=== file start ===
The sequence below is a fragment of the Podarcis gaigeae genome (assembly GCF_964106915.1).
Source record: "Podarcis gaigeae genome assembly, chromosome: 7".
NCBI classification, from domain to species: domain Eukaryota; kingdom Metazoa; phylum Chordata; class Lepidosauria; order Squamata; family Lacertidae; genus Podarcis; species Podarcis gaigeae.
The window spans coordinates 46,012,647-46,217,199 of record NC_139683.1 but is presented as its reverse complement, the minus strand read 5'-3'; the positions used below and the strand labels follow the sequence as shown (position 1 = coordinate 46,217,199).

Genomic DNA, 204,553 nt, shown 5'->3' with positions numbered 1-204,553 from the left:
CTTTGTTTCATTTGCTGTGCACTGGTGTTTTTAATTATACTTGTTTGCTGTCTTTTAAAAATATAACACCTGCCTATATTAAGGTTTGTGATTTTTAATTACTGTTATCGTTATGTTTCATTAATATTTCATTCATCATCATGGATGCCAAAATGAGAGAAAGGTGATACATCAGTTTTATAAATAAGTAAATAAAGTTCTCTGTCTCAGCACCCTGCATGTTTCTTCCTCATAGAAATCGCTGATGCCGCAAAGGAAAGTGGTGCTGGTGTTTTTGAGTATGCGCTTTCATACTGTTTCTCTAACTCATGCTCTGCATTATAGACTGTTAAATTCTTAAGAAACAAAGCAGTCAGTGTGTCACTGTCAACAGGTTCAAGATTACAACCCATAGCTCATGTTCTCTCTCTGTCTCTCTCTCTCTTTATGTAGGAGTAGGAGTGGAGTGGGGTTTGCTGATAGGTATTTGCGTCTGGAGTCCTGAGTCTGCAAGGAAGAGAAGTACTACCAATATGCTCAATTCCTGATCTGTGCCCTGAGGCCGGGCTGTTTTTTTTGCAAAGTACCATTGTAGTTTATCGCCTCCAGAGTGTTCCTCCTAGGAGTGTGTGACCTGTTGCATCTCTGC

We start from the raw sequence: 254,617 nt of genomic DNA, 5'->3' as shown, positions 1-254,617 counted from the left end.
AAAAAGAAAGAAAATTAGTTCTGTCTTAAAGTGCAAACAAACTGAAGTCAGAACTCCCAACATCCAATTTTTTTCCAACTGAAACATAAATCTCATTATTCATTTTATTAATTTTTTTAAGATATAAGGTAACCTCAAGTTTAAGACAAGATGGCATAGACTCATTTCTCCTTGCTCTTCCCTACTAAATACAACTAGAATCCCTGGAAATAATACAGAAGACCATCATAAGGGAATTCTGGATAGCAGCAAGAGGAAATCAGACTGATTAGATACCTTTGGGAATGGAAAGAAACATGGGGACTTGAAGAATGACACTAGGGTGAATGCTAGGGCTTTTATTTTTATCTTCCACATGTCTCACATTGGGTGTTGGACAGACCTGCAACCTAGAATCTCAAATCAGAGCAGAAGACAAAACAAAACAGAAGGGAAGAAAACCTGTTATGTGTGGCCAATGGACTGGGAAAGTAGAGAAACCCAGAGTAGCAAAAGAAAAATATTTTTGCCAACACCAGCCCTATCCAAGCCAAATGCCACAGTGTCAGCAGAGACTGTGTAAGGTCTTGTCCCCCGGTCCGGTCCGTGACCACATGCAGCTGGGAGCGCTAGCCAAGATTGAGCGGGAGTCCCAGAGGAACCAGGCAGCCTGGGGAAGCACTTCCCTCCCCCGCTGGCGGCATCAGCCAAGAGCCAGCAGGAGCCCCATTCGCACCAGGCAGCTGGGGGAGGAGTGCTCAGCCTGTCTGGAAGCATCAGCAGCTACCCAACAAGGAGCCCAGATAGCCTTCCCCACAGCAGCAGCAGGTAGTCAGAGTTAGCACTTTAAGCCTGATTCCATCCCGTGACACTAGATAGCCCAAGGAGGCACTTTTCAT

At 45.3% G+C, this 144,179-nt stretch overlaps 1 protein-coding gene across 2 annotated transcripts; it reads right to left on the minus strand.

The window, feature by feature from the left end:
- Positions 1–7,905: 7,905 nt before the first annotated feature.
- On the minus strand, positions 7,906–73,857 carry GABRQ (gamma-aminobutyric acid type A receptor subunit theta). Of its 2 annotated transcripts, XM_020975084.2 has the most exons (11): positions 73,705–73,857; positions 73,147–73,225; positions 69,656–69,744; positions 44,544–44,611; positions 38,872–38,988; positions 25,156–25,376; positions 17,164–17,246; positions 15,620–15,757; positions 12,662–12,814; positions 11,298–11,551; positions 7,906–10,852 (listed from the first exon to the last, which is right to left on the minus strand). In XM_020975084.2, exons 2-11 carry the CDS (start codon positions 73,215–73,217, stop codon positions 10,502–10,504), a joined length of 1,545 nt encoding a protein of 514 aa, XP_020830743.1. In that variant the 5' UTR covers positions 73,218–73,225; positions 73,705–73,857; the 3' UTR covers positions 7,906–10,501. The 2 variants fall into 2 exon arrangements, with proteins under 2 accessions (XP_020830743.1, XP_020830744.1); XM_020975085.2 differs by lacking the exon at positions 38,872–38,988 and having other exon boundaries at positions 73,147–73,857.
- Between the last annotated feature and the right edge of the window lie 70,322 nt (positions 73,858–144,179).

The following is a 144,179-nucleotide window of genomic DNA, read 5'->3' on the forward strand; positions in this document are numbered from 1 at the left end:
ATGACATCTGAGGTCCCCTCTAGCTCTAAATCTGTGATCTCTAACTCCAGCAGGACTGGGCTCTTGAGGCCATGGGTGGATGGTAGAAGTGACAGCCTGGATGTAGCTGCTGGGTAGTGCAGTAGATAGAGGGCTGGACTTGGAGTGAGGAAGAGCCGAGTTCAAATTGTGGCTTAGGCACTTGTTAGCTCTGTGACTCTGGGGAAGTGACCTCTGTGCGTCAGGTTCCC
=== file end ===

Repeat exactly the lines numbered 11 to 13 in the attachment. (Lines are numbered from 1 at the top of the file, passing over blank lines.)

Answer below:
- Positions 1–7,905: 7,905 nt before the first annotated feature.
- On the minus strand, positions 7,906–73,857 carry GABRQ (gamma-aminobutyric acid type A receptor subunit theta). Of its 2 annotated transcripts, XM_020975084.2 has the most exons (11): positions 73,705–73,857; positions 73,147–73,225; positions 69,656–69,744; positions 44,544–44,611; positions 38,872–38,988; positions 25,156–25,376; positions 17,164–17,246; positions 15,620–15,757; positions 12,662–12,814; positions 11,298–11,551; positions 7,906–10,852 (listed from the first exon to the last, which is right to left on the minus strand). In XM_020975084.2, exons 2-11 carry the CDS (start codon positions 73,215–73,217, stop codon positions 10,502–10,504), a joined length of 1,545 nt encoding a protein of 514 aa, XP_020830743.1. In that variant the 5' UTR covers positions 73,218–73,225; positions 73,705–73,857; the 3' UTR covers positions 7,906–10,501. The 2 variants fall into 2 exon arrangements, with proteins under 2 accessions (XP_020830743.1, XP_020830744.1); XM_020975085.2 differs by lacking the exon at positions 38,872–38,988 and having other exon boundaries at positions 73,147–73,857.
- Between the last annotated feature and the right edge of the window lie 70,322 nt (positions 73,858–144,179).